I was interested because I have spent considerable time trying to learn the art of including photos on blogs.
Adding photos can be daunting. There's the sizing issue and the copy wrapping issue that sometimes can take longer to resolve than the post itself.
She recommended --sharing that she did work for Flock-- that they should start using Flock as their browser. Given that I am not a techie and that I just converted to FireFox from IE in 2006, I had never heard about Flock. And, if you are, like I was, of the mindset that a browser, is a browser , is a browser...then I encourage you to take a look at flock.
From Extreme Tech
The Internet is supposed to be interactive, right? It's not just about being a passive watcher of Web sites, but about sharing your input, as well. The Flock browser is an attempt to bring some of the Web 2.0-style concepts right to the application that gives you a view of the interweb. Built on top of FireFox, Flock incorporates "mashups"—the hip buzzword for web service integration—with social bookmarks (with del.icio.us and Shadows), photo sharing (with Flickr and Photobucket), and blogging—with tools built into the browser for posting to your blog. In fact, it's this integration on which Flock's creators intend to build their business model, cutting deals with other web services.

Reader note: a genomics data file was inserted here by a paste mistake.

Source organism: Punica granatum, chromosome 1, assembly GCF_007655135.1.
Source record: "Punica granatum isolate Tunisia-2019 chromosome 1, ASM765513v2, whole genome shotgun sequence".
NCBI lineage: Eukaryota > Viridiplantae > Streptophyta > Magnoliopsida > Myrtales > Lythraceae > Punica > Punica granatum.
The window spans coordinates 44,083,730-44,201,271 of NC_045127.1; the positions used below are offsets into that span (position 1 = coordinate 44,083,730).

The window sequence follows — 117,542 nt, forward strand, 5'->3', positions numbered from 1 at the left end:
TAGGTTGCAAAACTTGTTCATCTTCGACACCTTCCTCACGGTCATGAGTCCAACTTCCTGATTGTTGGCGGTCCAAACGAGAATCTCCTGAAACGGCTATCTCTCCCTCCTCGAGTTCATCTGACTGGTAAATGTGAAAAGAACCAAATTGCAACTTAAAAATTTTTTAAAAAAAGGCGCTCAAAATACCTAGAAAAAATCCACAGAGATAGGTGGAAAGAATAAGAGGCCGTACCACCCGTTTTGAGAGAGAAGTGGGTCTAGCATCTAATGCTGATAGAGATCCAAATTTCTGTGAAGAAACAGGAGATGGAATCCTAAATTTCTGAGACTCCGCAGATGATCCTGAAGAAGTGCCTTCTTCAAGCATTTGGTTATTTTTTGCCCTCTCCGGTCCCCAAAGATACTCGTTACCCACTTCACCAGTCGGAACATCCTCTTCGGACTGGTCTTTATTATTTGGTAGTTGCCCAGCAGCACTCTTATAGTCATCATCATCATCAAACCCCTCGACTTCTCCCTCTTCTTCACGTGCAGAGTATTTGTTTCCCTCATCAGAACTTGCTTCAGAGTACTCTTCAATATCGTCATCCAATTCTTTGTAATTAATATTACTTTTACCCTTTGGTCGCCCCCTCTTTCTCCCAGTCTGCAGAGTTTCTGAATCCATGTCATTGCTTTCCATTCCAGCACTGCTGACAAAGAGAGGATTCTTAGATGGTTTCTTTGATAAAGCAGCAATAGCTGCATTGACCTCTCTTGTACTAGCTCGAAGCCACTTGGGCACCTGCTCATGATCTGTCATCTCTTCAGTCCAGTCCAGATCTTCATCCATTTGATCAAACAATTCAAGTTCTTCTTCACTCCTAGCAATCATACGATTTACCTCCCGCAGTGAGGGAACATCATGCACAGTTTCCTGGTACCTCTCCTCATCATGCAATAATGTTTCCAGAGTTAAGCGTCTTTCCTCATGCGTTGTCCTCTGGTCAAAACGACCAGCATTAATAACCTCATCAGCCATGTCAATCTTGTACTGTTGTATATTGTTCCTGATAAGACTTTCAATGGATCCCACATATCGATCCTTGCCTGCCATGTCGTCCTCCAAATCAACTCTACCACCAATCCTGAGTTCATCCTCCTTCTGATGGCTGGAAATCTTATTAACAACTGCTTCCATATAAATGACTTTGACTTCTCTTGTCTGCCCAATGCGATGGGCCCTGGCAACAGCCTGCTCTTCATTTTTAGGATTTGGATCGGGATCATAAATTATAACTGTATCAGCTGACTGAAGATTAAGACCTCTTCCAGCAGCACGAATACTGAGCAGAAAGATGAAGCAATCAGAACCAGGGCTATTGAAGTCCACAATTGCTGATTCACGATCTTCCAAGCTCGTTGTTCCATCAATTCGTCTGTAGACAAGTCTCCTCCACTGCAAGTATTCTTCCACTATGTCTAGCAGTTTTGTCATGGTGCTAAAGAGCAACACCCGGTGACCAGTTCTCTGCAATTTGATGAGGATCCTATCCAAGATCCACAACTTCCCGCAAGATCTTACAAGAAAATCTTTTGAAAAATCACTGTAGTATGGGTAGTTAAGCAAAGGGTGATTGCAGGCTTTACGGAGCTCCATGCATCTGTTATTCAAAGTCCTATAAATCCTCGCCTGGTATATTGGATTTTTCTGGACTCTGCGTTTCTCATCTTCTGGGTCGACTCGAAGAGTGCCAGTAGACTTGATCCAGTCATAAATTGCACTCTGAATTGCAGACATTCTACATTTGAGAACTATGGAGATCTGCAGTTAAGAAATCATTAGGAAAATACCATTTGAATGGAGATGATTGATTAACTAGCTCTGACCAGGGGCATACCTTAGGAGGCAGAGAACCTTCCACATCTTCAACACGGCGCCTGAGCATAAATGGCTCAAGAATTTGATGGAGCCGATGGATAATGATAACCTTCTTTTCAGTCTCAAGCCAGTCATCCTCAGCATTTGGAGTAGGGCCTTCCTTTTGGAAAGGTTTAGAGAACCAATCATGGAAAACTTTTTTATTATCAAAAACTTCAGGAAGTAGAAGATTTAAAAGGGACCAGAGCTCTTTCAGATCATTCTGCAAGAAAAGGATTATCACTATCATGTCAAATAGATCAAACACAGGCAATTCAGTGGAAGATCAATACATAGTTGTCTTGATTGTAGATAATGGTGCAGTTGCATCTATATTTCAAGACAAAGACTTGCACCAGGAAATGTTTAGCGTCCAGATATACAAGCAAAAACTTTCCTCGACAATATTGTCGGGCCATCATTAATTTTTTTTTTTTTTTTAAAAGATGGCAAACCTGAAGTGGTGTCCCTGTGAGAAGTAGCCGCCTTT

Based on Firefox it does have some dandy features like allowing you to drag and drop photos from your desktop to their photobucket uploader and then a strip of your photos (that black band at the top of the screen shot) is displayed in the browser so you can just drop and drag the photos from your photbucket onto your post. Very Cool. It magically does all the html coding thing for you. I'm sure it does a ton more that's all I've tried so far.
Setup is easy and Flock will take all of the settings from Firefox, including page history and cookies. This makes the transition the most painless of all browser upgrades, although this will not help those moving from Internet Explorer or Opera. The interface is similar to most browsers, although the most recent browsing history is revealed by right-clicking on the Back button rather than there being a discrete menu. It does feel a little hidden, but is convenient once discovered. On a more favourable note, it is possible to add icons for the blogging, photo and news tools. A search box in the toolbar is nothing new, but the extra twist from Flock is that it searches dynamically as text is entered. The results vary depending on the words but it is a much faster way of searching. Flock is an ideal tool for anyone who wants to record their web experiences on a blog. Simply select an area of text or even an image, and then select the Blog This option. An editor appears with both a Wysiwyg editor and a source editor. It is compatible with Blogger, Typepad and other popular blogging tools. You can see some demo posts at http://ano pensource.wordpress.com.